Finalize Community Engagement Strategy and Plan
As it planned to go forward with the IGCC Genesee Project, the CPC Team used the information and findings from research, workshops, and EIA efforts, as well as continuing consultation initiatives to assure the interests and priorities of people in the surrounding communities and other stakeholders were addressed at every step of the development process and incorporated into considerations on the ultimate project design.
Planned consultation efforts in the next phase (from July 2009 through May 2010) when the project application was filed with the regulator included: presentations to and dialogue with small groups, open houses, meetings of standing advisory groups, meetings of community advisory task groups on specific topics, outreach to municipal leaders and other key groups, formal and informal research, and one-on-one consultation with community residents living within the mine permit expansion area.
Additionally, the CPC Team was readily available to all in the community with an interest in learning more about the project and sharing their views, interests and priorities with Team members.
Specific planned activities included:
- • Developing information materials as a resource for communication with area residents. Materials would be written at lay level and built to address key interests and concerns as identified through the research. The focus of the materials would be to help stakeholders understand the new technologies, regulatory process, and opportunities for input to influence project design.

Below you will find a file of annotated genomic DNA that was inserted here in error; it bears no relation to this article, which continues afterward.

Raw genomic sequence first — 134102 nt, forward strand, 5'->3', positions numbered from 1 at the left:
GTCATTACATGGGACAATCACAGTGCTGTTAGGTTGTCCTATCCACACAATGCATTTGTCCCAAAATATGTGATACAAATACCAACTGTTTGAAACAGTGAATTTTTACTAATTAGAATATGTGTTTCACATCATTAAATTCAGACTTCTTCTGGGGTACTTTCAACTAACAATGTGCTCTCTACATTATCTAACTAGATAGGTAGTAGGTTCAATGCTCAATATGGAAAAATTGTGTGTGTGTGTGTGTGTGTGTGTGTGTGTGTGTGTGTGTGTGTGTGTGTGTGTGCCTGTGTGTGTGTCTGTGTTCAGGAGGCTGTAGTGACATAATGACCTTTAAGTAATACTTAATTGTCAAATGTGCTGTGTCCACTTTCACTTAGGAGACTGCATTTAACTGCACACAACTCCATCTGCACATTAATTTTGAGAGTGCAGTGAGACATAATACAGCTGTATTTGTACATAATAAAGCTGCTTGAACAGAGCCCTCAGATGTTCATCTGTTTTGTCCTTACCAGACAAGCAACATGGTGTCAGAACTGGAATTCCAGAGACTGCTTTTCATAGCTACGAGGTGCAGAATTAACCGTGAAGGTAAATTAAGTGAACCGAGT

- • Coordination of community communication efforts with project partners, to ensure effective and consistent consultation occurs on the part of all project partners. Building understanding with area residents includes creating a consistent approach to communication and consultation from all parties involved in the project.
- • One-on-one dialogue, including consultation with individual residents who may be affected by mine permit expansion plans and activities to better understand the benefits and offsets the community would expect in order to make the proposed project more acceptable to the community.
- • Hosting public open houses in fall 2009 and spring 2010 to share key learnings from the consultations. Open houses provided the opportunity for the Project Team to demonstrate the company is committed to the community and had been listening to the concerns as expressed to date. The intended outcome of the open houses was to have stronger indicators of what would make the proposed projects more acceptable to community members in terms of possible “offsets.”
- • Development of a new rural renewal initiative in cooperation with local governments. As identified in the research, community residents raised the concern with a loss of community as a result of the existing power facilities and expanding coal mine. The research presented an opportunity to continue deliberative dialogue with local governments about the opportunities to explore these concerns further and look for opportunities to support renewal initiatives as a community partner.
- • Conducting formal community research late fall 2009 to enable a clear understanding of the influences on community judgment of the project before it moves in to the regulatory approvals phase. This second round of research would pro?vide the community data to indicate whether there was an increased understanding of the IGCC CCS and amine scrubbing opportunities and the company’s ongoing commitment to the community.